You bet your ass I want to sound off! I do not know whether Murdaugh is guilty or not, but I do know there has been a lot of nonsense put out about him, and many are trying to capitalize off the tragedy. Suddenly it seems everything anyone from the Murdaugh family was around over the years is suddenly incriminating evidence against them for all manner of different alleged illegal activities. For example, in a state newspaper that I read a couple of months ago, it alleged that the Murdaughs’s had undoubtedly committed some dastardly murder of some guy on a train in front of their home in the 20’s (1920’s) I believe. Purportedly this guy, by some casual correlation, which if you have sense or have ever taken the LSAT test, know does not mean causation, knew the Murdaugh’s. In essence, what this article was trying to imply, not having much luck with me by the way, was that since Murdaugh’s Great-Grandfather and this fellow were acquainted in some way, and that the fellow that got killed by accident on the train lived about twenty to forty miles from one another, because the train, probably traveling at around 45 mph or so, was on the tracks allegedly in front of the Murdaugh estate when this guy died, that the Murdaugh’s must have had him killed. That logic is so flawed that it is not even funny. It is batshit crazy. The reasoning used there is about like saying my dog Toot barked at a fellow from Greenville 30 miles away from its owner Kyle’s home one day. Kyle and that guy are acquainted with one another. One day while driving in his car in down the road in front of Kyle’s home the man had a tragic automobile accident. Kyle and Toot probably conspired in some way to kill the fellow. You see the article assumes (makes an ass out of you and me) that the Murdaugh’s had means, motive, and opportunity to kill this fellow. Then on the Today show, it made allegations that Alex Murdaugh from prison was making “fraudulent insurance claims about his housekeeper” they went on to say that Murdaugh told his insurance company that his housekeeper had and accident on his property and that he wanted his insurance to pay her, because he was at fault. The Today admitted that Murdaugh said he was liable for the injury that occurred on his property to the housekeeper. They then claimed that the reason that he told his own insurance company that someone got hurt on his property and he was liable for the damages, so his insurance company would give him the check. Really? I don’t know if any of you have ever had an accident somewhere, and it been your fault, but I know that if I have ever had to file a claim with my insurance company and the accident was my fault, they sure as hell do not send me a check. That’s a good damn way for my premiums to go up. So, that is the today show for you. The trial became a media happening. I don’t know whether Alex killed his family or not, I tend to believe though that he was railroaded in court, much like Dr. Jeffrey Macdonald. Another silly thing that I saw about this case, was that “there was a beer case on the boat” meaning Alex’s son’s boat, therefore since a case of beer was on the boat, in the eyes of those doing the reporting that definitively someway meant that that was the causation of murder. Ridiculous. Totally lacking in logic. Then they played on the thing about Alex trying to get his son reinstated at the University of South Carolina School of Law, when I listened to the recording of him to his son, there was nothing out of the ordinary about it. Just a dad talking to his son. You can be reinstated after cheating. Joe Biden ring a bell! Akim Anastopoulo, for reasons known to him, since this case became national news feels the urge to give his two cents on it and claims that he knew a lot of this stuff, before it came out through the case. If that is the case, I think the police should take Akim literally and go ask him what he knew and why he chose not to report it to the authorities. I mean, hey, if you know that a crime or crimes (Remember, he claims to have known about a lot of this stuff.) have taken place, it is your duty as a citizen to report it to the proper authorities. Akim, if you knew about unkosher, illegal shit going on with the Murdaugh family, why did you not report it to the authorities, mister slick? Not to mention that Akim’s family has a lot of power and influence in their own city, Charleston. Although, no one has accused Akim or his family of illegal activity to my knowledge, minus that, he kind of sounds like the pot calling the kettle black. Remember, Akim is also a prominent South Carolina Democrat, although I kind of thing, especially from my interaction with his wife, Constance, and other reasons, that they are conservative, corporate Democrats. More specifically, what we call neo-liberals and identity politics folks. Akim can do his thing and I’ll do mine, but that’s my take on him. I hope also to make it in the courtroom in the future on the criminal defense side of trial in one of this nations fines courts of law. I hope these folks honestly seek the truth, so do I.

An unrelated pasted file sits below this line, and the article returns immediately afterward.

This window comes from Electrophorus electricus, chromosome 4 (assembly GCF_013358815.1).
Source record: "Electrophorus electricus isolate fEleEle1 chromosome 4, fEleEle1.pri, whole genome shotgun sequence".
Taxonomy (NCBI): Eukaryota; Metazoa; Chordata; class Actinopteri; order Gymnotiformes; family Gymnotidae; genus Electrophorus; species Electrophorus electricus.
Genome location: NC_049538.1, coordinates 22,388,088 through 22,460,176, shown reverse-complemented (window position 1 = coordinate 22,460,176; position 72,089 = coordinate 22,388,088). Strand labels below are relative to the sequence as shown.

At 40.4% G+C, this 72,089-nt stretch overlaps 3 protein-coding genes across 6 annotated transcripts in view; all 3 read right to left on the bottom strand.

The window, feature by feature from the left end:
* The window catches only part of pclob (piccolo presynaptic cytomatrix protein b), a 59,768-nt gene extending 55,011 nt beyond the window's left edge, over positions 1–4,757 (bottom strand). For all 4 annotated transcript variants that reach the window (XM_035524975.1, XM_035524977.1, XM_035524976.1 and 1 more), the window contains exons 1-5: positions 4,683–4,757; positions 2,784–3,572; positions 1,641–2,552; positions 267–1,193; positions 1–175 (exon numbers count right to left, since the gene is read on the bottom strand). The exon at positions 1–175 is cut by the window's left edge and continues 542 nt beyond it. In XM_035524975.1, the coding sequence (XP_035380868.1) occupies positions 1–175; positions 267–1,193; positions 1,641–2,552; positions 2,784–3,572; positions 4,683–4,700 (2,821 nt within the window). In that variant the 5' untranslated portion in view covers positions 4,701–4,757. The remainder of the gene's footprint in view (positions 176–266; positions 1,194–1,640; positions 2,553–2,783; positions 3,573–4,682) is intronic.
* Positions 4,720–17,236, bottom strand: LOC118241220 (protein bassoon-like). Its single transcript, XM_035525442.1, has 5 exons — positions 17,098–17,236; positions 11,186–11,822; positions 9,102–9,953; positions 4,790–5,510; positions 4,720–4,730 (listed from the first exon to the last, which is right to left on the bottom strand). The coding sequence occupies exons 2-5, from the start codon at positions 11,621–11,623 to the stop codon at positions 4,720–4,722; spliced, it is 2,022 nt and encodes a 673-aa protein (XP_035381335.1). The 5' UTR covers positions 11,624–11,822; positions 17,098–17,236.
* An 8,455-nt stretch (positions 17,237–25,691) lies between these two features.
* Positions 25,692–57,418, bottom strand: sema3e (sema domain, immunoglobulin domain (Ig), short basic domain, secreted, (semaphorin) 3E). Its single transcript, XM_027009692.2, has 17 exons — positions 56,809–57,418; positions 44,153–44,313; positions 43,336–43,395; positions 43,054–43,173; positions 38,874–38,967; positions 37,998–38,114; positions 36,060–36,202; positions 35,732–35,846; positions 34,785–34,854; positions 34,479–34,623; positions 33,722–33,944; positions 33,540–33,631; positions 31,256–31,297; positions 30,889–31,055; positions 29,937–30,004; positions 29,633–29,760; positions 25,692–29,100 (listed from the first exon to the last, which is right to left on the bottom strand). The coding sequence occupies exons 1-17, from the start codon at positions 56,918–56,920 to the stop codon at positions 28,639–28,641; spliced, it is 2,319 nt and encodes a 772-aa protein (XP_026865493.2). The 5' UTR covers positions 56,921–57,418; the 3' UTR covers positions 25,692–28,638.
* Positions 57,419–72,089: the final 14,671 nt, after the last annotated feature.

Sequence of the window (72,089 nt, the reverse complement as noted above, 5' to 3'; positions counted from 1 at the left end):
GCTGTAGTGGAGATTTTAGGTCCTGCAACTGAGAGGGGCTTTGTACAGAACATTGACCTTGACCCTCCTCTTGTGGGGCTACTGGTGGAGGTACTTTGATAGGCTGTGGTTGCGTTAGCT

Reply
Ttbwest August 21, 2023 at 2:02 pm

Wow, I didn’t even read all of that comment booklet.

Reply